Can countries legislate to attract more investment?

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The effectiveness of legislating to address investment policy shortcomings is a recurrent debate in development circles. More specifically, do countries need a singular investment law? Should governments expend the political capital required to put in place a law if the likelihood of its implementation is questionable from the outset? Is it not better to work on more implementation-focused activities? And: If countries do undergo the reform process, what should it entail?

Revising or enacting investment laws is one of the first steps that many developing countries take to achieve its objectives for Foreign Direct Investment (FDI). In some cases, the purpose is to signal political will to reform; in other cases, changes are more substantial and seek to profoundly increase legal certainty and improve the value proposition for investors. Reforms may also arise from obligations that countries adopt under international investment agreements.

Investor certainty can bring substantial payoffs to host countries. Foreign investors want to be clear, among other things, about market access; about the requirements for business operation; about their rights and obligations; and about the accessibility and enforcement of dispute resolution.

Lack of certainty can have dire consequences. According to the 2013 Political Risk Survey by the Multilateral Investment Guarantee Agency (MIGA), almost 10 percent of investment plans were cancelled or existing investments were withdrawn due to various adverse regulatory changes in the preceding year. The value of such lost investment, coupled with the cost of international disputes that may arise from it, could climb to tens of millions of dollars for a single case.

But, this does not mean that enacting an FDI law is a guarantee of more investment. Effective reform requires, first, policy based on good practice and, second, implementation (legal, regulatory and administrative) through institutions that are up to the task. An investment framework should be implementable locally while remaining consistent with good practice.

Ideally, an investment law should be a part of a broader set of reforms dedicated to achieving specific objectives, such as more exports, jobs, productivity and other forms of value addition. All stages of investment should be addressed, including attraction, retention and linkage to the local economy.

A bespoke approach is a must. Many OECD countries do not have a stand-alone investment law, yet they account for the majority of FDI flows. The reason, however, is that these countries, by definition, have high-quality commercial environments. By contrast, in many developing countries, the investment climate tends to be very complex. An investment law is a useful tool to organize policy in such environments; however, much depends on the political will to reform. The major upside of a legal review is that it can open the door to a high-level discussion on the investment agenda, and that it can result in an agreement on a broader set of reforms by multiple stakeholders. The solution is not simply to introduce a developed-country investment framework into a developing country. Rather, the process is all-important.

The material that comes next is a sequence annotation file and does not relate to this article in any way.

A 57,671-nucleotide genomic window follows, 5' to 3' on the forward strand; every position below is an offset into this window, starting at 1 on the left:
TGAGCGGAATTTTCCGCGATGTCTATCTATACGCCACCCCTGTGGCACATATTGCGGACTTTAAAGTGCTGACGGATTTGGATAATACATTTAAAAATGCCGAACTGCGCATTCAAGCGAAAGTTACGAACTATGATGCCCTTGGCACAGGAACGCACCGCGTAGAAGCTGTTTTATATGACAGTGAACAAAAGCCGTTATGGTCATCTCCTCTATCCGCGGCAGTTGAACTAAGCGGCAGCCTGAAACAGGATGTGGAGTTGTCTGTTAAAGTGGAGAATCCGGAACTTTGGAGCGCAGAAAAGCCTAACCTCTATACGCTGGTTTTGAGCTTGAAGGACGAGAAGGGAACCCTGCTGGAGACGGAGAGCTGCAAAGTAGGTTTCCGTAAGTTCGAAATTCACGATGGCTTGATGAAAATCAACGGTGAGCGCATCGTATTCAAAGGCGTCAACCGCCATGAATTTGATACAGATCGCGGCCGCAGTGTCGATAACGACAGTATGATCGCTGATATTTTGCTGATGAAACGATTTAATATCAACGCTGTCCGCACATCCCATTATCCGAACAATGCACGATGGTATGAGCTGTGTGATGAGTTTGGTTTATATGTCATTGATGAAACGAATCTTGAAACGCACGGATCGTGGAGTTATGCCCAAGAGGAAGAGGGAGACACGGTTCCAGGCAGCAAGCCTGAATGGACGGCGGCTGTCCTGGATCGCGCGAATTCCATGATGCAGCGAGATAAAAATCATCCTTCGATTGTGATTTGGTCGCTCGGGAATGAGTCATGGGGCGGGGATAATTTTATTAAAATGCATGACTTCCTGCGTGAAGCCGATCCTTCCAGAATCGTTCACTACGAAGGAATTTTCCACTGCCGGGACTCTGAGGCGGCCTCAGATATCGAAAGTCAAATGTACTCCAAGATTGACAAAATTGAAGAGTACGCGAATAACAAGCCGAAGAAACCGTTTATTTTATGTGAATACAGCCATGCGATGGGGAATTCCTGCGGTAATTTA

How to better tailor legislative reform to a specific context remains a question that requires discussion and further research. Some food for thought may be found in recent impact literature on International Investment Agreements (IIAs). Upon ratification, these agreements become an integral part of a country’s domestic law. Studies, for example, indicate that ratified IIAs, in particular those liberalizing trade and investment simultaneously, seem to increase FDI in developing countries. It also suggests that some investment provisions (e.g.. liberal admission rules) matter to investors more than othersCertain sectors (e.g.. those with high initial "sunk cost") also seem to benefit from such agreements much more than others. Nevertheless, significant knowledge gaps remain, and targeted research would be a powerful way to inform the discussion on effective private sector reform strategies for attracting investment and the place of legislation within it.
 

 

Authors

Ivan Nimac

Head, Vienna Office, Trade and Competitiveness Global Practice

Jana Krajcovicova

Investment Policy Specialist

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